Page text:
Dr. Jessica McCleese is a wife, a licensed psychologist, and a sexual educator with specialized training in sex therapy who works with Christian couples looking to improve their marriages and their sex lives using biblically-based principles. Jessica serves on the advisory board for Millennials for Marriage, is an educator through the Christian Association of Sexual Educators, and a licensed psychologist at her private practice in Norfolk, VA. She has a unique ability to connect with others and lead them through practical steps they can take to see improvements in their marriage and currently serves people internationally through her work at BeFullyWell.com.

Please note: I reserve the right to delete comments that are offensive or off-topic.

Leave a Reply

Your email address will not be published. Required fields are marked *

16 thoughts on “Change Your Focus – Change Your Marriage

  1. Such great content! You’re so right about the focus! My husband and I have one main focus and that’s Christ. We try to center our marriage on living like Christ and loving like Christ, and the result is giving time to grow in communication, intimacy, and selflessness. This is a great post!

  2. Wow. I definitely missed all of the oddball occurrences in the video. Loved how you used it to illustrate problems in our marriages. Just like in the video, I feel like sometimes we don’t notice things, even silly things, like a make and model of a car that’s ultra popular, until we’re looking for one. Once we see it and are on the prowl, it seems to be everywhere.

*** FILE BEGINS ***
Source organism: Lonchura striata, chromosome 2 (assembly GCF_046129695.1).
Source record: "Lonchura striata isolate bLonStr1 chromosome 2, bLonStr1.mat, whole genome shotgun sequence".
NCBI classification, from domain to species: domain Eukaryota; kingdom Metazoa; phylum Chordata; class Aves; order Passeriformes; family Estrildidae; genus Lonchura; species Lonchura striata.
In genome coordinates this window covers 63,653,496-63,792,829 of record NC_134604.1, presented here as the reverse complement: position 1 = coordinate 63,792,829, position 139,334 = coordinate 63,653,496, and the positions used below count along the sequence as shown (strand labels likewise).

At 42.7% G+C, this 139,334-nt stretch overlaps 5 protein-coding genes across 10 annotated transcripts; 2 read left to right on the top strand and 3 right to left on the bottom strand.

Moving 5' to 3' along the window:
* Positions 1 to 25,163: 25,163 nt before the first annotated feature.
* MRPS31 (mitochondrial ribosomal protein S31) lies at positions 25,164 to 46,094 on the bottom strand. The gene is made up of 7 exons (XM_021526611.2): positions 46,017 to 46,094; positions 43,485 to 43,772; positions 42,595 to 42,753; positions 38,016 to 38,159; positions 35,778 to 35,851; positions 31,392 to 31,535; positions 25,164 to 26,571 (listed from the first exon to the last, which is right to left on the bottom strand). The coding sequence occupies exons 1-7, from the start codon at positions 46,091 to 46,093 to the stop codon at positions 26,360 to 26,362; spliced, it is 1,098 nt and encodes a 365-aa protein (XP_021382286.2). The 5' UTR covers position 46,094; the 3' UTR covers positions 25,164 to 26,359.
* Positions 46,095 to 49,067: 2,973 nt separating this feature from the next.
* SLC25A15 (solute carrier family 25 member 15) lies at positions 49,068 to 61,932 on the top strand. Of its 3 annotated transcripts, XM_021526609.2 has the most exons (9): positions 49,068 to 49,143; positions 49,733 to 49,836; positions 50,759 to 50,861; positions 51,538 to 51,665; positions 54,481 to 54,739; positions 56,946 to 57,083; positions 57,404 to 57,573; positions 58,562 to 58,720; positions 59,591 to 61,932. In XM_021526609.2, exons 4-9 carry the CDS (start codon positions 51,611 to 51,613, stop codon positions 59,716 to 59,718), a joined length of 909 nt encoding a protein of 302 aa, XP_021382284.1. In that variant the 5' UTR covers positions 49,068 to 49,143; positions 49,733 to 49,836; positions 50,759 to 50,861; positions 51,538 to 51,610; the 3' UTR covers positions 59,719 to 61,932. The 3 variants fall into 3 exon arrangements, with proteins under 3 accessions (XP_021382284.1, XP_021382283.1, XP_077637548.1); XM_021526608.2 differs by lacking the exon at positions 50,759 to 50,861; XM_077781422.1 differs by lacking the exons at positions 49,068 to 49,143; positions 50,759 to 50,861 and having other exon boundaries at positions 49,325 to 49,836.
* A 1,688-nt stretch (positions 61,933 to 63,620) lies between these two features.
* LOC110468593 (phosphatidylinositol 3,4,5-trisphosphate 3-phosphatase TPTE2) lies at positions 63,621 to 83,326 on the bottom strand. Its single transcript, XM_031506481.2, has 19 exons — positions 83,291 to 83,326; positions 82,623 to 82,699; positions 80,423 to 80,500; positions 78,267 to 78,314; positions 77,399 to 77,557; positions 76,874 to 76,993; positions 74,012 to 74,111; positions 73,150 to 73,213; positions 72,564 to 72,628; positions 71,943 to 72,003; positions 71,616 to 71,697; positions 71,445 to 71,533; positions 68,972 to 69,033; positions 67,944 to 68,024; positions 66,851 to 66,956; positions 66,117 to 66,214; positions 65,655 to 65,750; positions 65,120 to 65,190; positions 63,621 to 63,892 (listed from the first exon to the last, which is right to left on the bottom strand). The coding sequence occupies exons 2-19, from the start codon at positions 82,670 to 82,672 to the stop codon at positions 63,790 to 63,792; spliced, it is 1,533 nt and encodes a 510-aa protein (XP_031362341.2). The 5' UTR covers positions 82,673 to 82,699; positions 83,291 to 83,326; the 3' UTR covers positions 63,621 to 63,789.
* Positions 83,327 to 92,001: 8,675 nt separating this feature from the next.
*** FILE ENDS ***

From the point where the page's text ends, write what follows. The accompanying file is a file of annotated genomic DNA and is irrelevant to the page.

3. This is a great article! If we truly focused on the solution and come together to work through the problem, we’d be an unstoppable force together.

    • Yeah, I’ve seen the video before so I saw the gorilla right away, but missed the curtain and the player leaving. This is an updated version of the older video that only showed the gorilla. So, yes, my focus was off too. 🙂

  4. Wow! That was a powerful illustration. I only caught one of the three changes, but didn’t think it was a big deal. I totally missed the entrance of another party. That’s crazy. Thank you for making this point. It is good to focus but in doing that we can often miss the other important things that we need to take into consideration.

  5. Thank you, this is such practical and common sense advice! I’m going to do my best to follow it — especially the first point about focusing on the big picture and not just the one problem!